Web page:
Friday, November 9, 2012

The death penalty gives me the creeps

I try not to base my ethical beliefs on my visceral reactions alone.

I've known too many people who have based their racism, sexism, and homophobia on visceral reactions. Some people told me, years ago, they opposed interracial dating or, more recently, same-gender affection because, they said, it made them sick to their stomach.

Something making you sick to your stomach is not an ethical category.

Yet I must admit I have strong negative visceral reactions to two issues -- one is capital punishment and the other is euthanasia.

When I read about capital punishment or think about it too long, I get the creeps. 

It just feels very wrong for the state, who has absolute power over prisoners, to kill them in their powerlessness. The idea of being strapped to a table or a chair and being put to death, when you are totally helpless, upsets my soul. 

Yet I have known persons who lost loved ones to murder who felt that justice would remain unsatisfied until their loved one's murderer was executed.

I actually have a similar reaction to euthanasia. I once attended a memorial service of a clergy acquaintance. His wife made some remarks during the service. In the middle of her talk, I suddenly realized that, without coming out and saying it explicitly, what she was describing was an intentional decision he'd made to end his life.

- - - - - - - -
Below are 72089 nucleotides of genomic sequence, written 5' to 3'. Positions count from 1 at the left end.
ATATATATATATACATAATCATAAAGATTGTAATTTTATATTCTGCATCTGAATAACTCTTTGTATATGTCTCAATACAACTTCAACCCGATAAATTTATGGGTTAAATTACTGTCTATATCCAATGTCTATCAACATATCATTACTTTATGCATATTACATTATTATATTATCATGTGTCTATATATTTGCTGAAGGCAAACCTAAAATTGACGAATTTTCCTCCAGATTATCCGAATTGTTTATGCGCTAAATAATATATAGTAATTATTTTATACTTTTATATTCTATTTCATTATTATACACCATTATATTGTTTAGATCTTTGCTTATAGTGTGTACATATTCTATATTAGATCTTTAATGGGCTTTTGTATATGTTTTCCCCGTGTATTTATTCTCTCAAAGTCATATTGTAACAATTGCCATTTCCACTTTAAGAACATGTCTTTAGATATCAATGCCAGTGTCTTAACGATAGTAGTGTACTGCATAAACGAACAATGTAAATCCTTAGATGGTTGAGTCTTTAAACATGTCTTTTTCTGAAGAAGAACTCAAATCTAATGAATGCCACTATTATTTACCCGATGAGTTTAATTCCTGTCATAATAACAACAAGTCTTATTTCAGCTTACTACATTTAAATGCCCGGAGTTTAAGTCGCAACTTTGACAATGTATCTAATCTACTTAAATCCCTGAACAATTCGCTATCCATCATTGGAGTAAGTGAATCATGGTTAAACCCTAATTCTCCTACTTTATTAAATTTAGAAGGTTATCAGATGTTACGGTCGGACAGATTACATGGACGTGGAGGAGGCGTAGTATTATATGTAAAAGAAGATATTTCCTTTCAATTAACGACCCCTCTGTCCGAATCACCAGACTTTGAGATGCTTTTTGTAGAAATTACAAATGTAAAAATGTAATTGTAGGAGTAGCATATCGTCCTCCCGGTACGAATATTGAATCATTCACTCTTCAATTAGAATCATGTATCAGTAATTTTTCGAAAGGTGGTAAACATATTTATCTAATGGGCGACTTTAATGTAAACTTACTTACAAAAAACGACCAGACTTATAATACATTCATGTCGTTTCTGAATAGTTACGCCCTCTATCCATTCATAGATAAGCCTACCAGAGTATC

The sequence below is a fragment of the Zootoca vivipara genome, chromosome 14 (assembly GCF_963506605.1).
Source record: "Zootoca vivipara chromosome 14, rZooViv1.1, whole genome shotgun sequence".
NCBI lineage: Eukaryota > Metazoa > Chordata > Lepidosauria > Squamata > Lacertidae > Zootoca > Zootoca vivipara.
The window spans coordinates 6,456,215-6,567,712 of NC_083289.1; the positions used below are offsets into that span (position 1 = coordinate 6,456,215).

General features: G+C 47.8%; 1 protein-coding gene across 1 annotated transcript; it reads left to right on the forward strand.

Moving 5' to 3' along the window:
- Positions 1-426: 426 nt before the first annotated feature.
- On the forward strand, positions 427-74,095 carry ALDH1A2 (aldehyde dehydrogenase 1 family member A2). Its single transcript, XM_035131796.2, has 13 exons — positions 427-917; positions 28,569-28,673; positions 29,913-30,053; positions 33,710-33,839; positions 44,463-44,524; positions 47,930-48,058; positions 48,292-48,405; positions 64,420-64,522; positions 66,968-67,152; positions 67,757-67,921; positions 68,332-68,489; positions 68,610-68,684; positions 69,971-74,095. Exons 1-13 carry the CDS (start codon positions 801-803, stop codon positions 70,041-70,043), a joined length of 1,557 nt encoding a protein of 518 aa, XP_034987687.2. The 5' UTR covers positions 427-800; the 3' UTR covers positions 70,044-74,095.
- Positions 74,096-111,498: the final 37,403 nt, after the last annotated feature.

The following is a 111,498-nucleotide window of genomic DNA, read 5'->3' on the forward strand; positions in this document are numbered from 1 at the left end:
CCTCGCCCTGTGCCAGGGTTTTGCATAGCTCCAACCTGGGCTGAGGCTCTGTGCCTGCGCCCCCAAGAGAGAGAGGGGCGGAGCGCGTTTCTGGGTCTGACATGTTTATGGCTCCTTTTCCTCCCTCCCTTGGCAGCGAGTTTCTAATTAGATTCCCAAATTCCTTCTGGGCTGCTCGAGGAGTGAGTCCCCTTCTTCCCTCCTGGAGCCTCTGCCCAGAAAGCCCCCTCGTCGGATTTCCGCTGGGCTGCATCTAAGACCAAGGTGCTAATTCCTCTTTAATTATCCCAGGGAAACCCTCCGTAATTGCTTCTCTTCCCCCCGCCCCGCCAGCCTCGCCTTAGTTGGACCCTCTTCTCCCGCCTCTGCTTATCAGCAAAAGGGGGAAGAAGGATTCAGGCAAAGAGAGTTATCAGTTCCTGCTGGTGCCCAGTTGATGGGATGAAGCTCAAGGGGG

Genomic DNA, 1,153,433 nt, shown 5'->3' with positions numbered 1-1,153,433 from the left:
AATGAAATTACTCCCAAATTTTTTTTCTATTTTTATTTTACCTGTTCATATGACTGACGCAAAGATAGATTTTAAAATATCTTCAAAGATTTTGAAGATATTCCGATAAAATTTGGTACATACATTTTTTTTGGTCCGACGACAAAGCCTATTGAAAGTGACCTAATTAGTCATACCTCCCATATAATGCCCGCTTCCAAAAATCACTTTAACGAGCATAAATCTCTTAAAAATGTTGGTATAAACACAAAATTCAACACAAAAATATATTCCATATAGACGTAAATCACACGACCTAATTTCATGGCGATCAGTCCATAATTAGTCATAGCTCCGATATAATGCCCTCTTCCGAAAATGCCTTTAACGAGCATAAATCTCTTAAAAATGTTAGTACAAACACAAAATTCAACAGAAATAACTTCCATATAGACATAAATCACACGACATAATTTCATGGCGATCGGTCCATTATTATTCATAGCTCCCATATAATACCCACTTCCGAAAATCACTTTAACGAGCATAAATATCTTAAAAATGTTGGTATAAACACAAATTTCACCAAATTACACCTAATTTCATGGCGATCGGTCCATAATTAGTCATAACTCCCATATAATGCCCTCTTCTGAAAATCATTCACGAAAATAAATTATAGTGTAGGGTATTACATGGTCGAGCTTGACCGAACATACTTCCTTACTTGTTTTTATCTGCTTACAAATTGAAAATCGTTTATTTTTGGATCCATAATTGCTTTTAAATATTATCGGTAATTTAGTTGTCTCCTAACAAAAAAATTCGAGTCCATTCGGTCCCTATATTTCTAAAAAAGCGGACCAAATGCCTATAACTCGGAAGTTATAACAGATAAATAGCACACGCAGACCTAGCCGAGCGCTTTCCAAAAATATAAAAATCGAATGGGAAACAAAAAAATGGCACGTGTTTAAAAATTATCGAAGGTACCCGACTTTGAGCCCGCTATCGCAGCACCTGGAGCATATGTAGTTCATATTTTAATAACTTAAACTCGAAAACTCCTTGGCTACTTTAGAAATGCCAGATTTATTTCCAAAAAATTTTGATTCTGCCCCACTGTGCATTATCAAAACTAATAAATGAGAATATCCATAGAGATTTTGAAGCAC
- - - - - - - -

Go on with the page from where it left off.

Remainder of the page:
She said he bathed himself, put on his best suit, came downstairs, sat at the dining room table, said good-bye to his loved ones one-by-one. Then, she said,  he died. 

When I realized she was implying euthanasia, I had a very strong negative visceral reaction. When I remember that service, I still sometimes feel that way.  

I understand that some people may choose to end their life for reasons that seem justifiable to them. I still don't like it.

I am disappointed that California's Proposition 34 lost 52.7 percent to 47.3. It would have changed the sentences of everyone on death row in California to life in prison without parole instead.

If someone is in great pain and they want their life to end, this is tragic but perhaps understandable. I try to wrap my mind around it.

I suppose I can even at some level understand war, at least in theory.

But I can not wrap my mind around capital punishment. I am disappointed Californians didn't ban it when they had the chance.    

Our thanks to groups like this one and this one who work to abolish the death penalty. 


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